Requisitions, orders or prescriptions that conflict with the MRT’s clinical experience and judgment are clarified with the radiologist, oncologist or referring healthcare professional
- MRTs are obliged to implement only those procedures and treatment plans which, in their clinical experience and judgment, are in the patient’s best interest1.
- MRTs should not implement any procedure or treatment plan they have concerns about and should take appropriate action to deal with these situations1.
- MRTs take appropriate action when they believe the interests of patients are being compromised2.
- When a decision is made to clarify a requisition, order or prescription, it is important that it is systematic and thorough3:
- MRTs are familiar with and follow institutional policies for dealing with differences in opinion, where they exist
- Where possible, certain information may be completed by the MRT (e.g., omissions to pertinent history which may be obtained through interview).
- Most other issues can be resolved by discussing the concern directly with the responsible healthcare professional.
- Discussions are more productive when they are collaborative and non-judgmental, meaning the MRT should2:
- Be prepared, gather thoughts beforehand
- Identify the concern clearly and concisely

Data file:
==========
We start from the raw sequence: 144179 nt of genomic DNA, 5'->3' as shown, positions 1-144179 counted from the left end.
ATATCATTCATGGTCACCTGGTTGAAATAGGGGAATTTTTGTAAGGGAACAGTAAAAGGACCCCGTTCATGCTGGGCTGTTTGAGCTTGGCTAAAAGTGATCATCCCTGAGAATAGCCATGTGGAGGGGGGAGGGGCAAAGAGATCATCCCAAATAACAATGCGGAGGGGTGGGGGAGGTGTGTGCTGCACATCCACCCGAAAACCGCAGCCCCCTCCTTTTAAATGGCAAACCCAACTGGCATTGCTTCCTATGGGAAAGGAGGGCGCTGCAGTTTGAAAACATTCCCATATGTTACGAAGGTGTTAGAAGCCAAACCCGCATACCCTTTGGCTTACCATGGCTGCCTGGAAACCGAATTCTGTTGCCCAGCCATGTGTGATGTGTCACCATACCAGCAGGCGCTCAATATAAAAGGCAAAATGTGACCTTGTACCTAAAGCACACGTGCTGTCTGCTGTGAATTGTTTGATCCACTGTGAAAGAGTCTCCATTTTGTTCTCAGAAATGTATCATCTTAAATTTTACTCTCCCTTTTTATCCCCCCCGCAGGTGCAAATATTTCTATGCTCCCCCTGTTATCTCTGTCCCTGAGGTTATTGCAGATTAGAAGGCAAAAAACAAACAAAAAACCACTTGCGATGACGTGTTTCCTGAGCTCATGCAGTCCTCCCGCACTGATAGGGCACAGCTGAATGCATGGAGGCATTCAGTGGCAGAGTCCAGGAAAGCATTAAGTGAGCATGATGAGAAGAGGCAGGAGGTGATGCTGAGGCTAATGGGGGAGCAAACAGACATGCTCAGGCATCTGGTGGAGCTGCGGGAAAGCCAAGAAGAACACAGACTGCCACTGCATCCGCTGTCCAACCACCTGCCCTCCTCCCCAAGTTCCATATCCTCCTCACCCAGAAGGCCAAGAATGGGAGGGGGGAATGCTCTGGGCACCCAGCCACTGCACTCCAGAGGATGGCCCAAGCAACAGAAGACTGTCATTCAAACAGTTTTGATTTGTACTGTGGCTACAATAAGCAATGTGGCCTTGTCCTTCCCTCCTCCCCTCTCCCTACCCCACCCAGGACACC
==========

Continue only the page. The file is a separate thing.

- Support concerns with a clear rationale and best evidence
- Share and discuss alternative solutions
- Be open to hearing the other professional’s point of view
- Keep the patient’s best interest in mind
- If the situation is not resolved with the responsible healthcare professional, then the issue is discussed with an immediate superior and/or addressed with the appropriate parties in accordance with local policies and guidelines4.
- If the procedure or treatment needs to be modified or substituted for another, following discussion and approval from the appropriate health care provider, the MRT ensures details are justified and documented.
- Discrepancies regarding the care of the patient are properly documented, including4:
- Date and time of the contact
- MRT’s name
- Name of the healthcare professional contacted
- Depending on the nature of the concern and facility policy, documentation may also include an incident report.
Canadian Association of medical radiation technologists. Code of Ethics. CAMRT. June 2008. Available from: http://www.camrt.ca/mrt-profession/professional-resources/code-of-ethics/. [Accessed 3 Nov 2014]
College of Medical Radiation Technologists of Ontario. Standards of Practice. Available from: https://www.cmrto.org/resources/publications/standards-of-practice. [Accessed 30 Apr 2018]
Charman IJ, ed. Issues in Provision of Care, Treatment and Services for Hospitals. Oakbrook Terrace, IL: Joint Commission on Accreditation of Healthcare Organizations. 2008.
College of Nurses of Ontario. Practice Guideline: Disagreeing With the Plan of Care. 2009. Available from: http://www.cno.org/globalassets/docs/prac/41017_fsdisagreeing.pdf. [Accessed 30 Apr 2018]